Are you a product seller or a problem solver?

I recently went shopping in Portland’s Old Port to find an anniversary gift for my wife. This was our 22nd anniversary, and the traditional gift for the 22nd is copper. So, I was on a mission to find a gift that was both copper and remarkable.

As I paced the Old Port in search of my holy grail, I wound up speaking to a lot of merchants and salespeople. Each conversation began the same way: I’d explain that I was looking for an anniversary gift, and that the gift had to be made of copper. Each person listened carefully as I described my needs.

But what happened from that point on revealed a distinct difference in selling styles; a difference that ultimately determined who would win my business, and (perhaps of greater importance), where I will likely shop first in the future.

Sellers in the first group, after hearing my requirements, began showing me each item in the store that was either made of copper or even remotely resembled copper. They brought me from product to product, encouraging me to make a selection. Let’s call this first group the “Product Sellers.”

The second group started out the same way – by listening to me describe what I was hoping to find. But then, instead of jumping to their products, they did something different than the first group – they asked me more questions. Questions about my wife and her interests; questions that would give them a better sense of what might make a noteworthy gift for the occasion.

The merchants in this second group didn’t focus on products; instead, they focused on my desire to charm my wife. Let’s call this group the “Problem Solvers.”

The Product Sellers were predominantly polite, well-intentioned people who wanted me to walk out of their stores as a happy customer.

But their speed in shifting the focus of the conversation from my situation to their products actually prevented them from knowing more about my needs – knowledge that would have enabled them to build the bonds of trust that form a substantive buyer-seller relationship.

contrast, the Problem Solver group asked me more questions. And asking more questions gave them two distinct advantages over Product Sellers.

First, they gained more information and insight that helped them craft some creative ideas that lead to a great gift solution. And the process of doing this resulted in their second advantage – they began to build rapport with me, as their customer. And from rapport comes the trusting bonds between buyer and seller, and future repeat business and referrals.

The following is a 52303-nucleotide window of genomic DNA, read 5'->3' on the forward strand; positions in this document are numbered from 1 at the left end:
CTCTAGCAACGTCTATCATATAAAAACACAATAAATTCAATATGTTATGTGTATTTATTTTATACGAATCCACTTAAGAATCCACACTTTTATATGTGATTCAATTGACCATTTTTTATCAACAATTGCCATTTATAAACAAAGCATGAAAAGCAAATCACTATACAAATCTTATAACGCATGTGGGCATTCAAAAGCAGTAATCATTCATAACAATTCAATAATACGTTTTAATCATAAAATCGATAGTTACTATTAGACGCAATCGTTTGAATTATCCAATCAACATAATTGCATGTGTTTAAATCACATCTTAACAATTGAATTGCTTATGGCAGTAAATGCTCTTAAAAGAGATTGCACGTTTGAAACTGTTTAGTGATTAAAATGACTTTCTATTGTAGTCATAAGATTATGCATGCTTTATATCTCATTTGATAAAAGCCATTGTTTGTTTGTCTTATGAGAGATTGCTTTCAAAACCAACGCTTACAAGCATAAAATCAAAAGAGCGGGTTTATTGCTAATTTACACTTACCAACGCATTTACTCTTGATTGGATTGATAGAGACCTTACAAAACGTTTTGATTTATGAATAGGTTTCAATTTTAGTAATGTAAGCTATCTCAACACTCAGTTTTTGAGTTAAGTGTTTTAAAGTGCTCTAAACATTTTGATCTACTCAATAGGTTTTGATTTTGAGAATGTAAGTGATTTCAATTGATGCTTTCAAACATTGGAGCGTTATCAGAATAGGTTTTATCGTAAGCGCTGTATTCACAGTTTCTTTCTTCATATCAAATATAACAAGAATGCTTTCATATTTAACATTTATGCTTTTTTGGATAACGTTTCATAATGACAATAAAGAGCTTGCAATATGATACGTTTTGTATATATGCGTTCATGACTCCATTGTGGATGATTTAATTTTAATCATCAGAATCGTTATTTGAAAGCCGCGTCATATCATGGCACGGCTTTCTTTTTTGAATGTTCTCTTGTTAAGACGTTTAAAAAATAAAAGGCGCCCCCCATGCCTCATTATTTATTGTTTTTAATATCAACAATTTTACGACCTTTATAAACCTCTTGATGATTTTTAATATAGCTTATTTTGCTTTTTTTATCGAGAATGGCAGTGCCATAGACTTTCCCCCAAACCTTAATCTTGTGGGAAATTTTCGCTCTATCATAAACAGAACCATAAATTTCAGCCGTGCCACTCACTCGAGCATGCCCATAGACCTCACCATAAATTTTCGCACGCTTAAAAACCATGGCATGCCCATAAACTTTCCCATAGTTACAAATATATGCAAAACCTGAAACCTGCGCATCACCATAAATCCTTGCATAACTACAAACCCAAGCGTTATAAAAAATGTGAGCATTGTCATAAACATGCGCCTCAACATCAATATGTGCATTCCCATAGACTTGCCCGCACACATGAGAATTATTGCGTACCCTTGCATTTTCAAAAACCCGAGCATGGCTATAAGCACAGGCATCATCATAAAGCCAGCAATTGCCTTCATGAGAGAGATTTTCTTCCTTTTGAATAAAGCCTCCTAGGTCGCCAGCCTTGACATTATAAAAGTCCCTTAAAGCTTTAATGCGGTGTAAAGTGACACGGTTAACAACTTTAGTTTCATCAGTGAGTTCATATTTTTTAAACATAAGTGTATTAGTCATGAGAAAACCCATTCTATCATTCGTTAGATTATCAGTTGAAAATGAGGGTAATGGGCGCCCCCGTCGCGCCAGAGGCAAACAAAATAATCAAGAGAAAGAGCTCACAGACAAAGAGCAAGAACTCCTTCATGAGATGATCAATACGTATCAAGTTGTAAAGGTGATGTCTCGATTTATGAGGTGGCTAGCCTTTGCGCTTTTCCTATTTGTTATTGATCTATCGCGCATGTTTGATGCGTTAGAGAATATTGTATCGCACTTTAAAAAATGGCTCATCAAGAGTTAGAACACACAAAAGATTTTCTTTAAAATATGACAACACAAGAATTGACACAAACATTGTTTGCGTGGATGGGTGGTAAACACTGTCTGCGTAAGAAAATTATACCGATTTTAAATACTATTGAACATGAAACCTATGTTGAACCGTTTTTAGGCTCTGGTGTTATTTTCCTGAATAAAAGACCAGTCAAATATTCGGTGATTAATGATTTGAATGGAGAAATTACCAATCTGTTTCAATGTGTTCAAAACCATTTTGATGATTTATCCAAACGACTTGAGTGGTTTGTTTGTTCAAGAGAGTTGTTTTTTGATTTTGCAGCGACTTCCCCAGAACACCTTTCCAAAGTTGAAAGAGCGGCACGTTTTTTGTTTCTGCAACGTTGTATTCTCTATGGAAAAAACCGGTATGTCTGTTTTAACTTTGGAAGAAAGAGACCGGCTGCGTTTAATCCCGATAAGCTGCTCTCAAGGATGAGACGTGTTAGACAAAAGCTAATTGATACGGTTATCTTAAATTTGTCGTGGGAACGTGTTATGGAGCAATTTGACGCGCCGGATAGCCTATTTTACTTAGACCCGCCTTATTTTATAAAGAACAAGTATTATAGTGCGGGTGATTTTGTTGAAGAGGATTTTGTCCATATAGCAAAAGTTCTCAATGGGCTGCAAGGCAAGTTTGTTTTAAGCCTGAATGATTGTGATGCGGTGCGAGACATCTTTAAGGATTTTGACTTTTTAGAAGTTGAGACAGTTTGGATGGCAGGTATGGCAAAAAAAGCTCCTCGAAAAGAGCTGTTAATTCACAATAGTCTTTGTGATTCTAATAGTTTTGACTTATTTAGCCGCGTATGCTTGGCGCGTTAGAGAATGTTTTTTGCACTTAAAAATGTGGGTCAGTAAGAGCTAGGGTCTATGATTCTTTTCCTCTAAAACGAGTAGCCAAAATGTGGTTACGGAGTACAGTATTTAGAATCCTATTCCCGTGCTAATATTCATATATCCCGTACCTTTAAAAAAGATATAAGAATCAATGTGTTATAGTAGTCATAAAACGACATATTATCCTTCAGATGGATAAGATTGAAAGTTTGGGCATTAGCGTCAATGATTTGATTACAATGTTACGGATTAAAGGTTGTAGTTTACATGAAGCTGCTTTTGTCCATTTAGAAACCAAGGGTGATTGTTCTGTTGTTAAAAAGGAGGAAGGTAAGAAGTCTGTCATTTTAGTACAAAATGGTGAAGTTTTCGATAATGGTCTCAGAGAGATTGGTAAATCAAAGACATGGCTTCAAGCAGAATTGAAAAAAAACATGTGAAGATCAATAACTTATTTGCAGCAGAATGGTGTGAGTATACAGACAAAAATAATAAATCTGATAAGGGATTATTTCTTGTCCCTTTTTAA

Throughout the entire sales process, the Problem Solvers kept the focus on me, their customer, and my needs, or “problems.” Their products were a distant second. contrast, the Product Sellers moved the focus of the conversation to their products, at the first possible opportunity.

So, how would you classify your own selling style? Are you a Product Seller, or a Problem Solver?

How many questions, on average, do you ask your customers before making a product recommendation? And what kinds of questions are you asking?

And how about the other salespeople in your organization? What can you and your sales team can do, to be perceived as, perform like, and become a true Problem Solver?

For starters, ask more questions. Get to know your prospect. Make it a point to understand what’s driving their need.

An old adage is to think of yourself as a “doctor of selling.” When you meet with your physician, he or she doesn’t jump to prescribing a specific medication without first acquiring more information by asking a series of questions, taking vitals or running tests.

When you meet with your prospect, do you also conduct a deep diagnosis, before introducing a prescription?

the way, I did finally find a gift with the help of a shopkeeper who took the time to uncover some things that I hadn’t thought about. I left her shop with a great gift, some interesting ideas for the 23rd and beyond and a new buyer-seller relationship that will make my life easier in the future.

Problem solved!